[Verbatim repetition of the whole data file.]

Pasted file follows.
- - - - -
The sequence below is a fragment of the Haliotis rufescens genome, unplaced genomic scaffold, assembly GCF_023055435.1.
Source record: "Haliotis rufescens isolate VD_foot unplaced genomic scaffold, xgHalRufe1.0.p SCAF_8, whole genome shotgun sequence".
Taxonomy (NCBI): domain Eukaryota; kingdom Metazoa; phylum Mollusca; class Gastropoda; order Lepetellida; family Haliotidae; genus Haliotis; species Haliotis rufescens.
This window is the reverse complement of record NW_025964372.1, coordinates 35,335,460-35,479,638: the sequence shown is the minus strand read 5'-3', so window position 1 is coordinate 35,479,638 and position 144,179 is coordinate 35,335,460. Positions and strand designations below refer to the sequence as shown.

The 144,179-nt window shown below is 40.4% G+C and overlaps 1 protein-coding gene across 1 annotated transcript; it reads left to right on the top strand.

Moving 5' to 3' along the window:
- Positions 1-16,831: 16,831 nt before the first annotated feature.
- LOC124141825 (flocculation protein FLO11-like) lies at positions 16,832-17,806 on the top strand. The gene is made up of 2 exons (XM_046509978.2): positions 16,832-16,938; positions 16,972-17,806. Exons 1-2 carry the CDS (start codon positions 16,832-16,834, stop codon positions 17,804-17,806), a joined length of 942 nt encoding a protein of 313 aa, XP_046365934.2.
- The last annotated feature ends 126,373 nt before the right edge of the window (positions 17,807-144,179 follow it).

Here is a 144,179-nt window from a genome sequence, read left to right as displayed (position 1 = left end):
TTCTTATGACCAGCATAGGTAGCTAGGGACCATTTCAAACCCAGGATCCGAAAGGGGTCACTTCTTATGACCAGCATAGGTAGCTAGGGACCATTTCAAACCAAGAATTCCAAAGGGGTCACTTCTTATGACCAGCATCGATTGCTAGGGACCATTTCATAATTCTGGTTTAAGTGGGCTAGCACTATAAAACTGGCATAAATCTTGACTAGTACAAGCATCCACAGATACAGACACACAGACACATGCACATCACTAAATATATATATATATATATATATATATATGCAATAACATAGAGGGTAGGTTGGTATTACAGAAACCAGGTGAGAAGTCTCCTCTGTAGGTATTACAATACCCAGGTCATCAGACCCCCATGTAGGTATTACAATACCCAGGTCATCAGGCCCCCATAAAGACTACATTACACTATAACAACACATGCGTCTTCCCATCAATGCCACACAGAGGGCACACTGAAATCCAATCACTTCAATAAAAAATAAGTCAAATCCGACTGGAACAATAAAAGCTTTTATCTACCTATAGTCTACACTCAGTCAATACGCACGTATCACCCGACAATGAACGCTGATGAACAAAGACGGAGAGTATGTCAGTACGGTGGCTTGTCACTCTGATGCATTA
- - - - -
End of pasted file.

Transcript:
The sequence below is a fragment of the Haliotis rufescens genome, unplaced genomic scaffold, assembly GCF_023055435.1.
Source record: "Haliotis rufescens isolate VD_foot unplaced genomic scaffold, xgHalRufe1.0.p SCAF_8, whole genome shotgun sequence".
Taxonomy (NCBI): domain Eukaryota; kingdom Metazoa; phylum Mollusca; class Gastropoda; order Lepetellida; family Haliotidae; genus Haliotis; species Haliotis rufescens.
This window is the reverse complement of record NW_025964372.1, coordinates 35,335,460-35,479,638: the sequence shown is the minus strand read 5'-3', so window position 1 is coordinate 35,479,638 and position 144,179 is coordinate 35,335,460. Positions and strand designations below refer to the sequence as shown.

The 144,179-nt window shown below is 40.4% G+C and overlaps 1 protein-coding gene across 1 annotated transcript; it reads left to right on the top strand.

Moving 5' to 3' along the window:
- Positions 1-16,831: 16,831 nt before the first annotated feature.
- LOC124141825 (flocculation protein FLO11-like) lies at positions 16,832-17,806 on the top strand. The gene is made up of 2 exons (XM_046509978.2): positions 16,832-16,938; positions 16,972-17,806. Exons 1-2 carry the CDS (start codon positions 16,832-16,834, stop codon positions 17,804-17,806), a joined length of 942 nt encoding a protein of 313 aa, XP_046365934.2.
- The last annotated feature ends 126,373 nt before the right edge of the window (positions 17,807-144,179 follow it).

Here is a 144,179-nt window from a genome sequence, read left to right as displayed (position 1 = left end):
TTCTTATGACCAGCATAGGTAGCTAGGGACCATTTCAAACCCAGGATCCGAAAGGGGTCACTTCTTATGACCAGCATAGGTAGCTAGGGACCATTTCAAACCAAGAATTCCAAAGGGGTCACTTCTTATGACCAGCATCGATTGCTAGGGACCATTTCATAATTCTGGTTTAAGTGGGCTAGCACTATAAAACTGGCATAAATCTTGACTAGTACAAGCATCCACAGATACAGACACACAGACACATGCACATCACTAAATATATATATATATATATATATATATATGCAATAACATAGAGGGTAGGTTGGTATTACAGAAACCAGGTGAGAAGTCTCCTCTGTAGGTATTACAATACCCAGGTCATCAGACCCCCATGTAGGTATTACAATACCCAGGTCATCAGGCCCCCATAAAGACTACATTACACTATAACAACACATGCGTCTTCCCATCAATGCCACACAGAGGGCACACTGAAATCCAATCACTTCAATAAAAAATAAGTCAAATCCGACTGGAACAATAAAAGCTTTTATCTACCTATAGTCTACACTCAGTCAATACGCACGTATCACCCGACAATGAACGCTGATGAACAAAGACGGAGAGTATGTCAGTACGGTGGCTTGTCACTCTGATGCATTA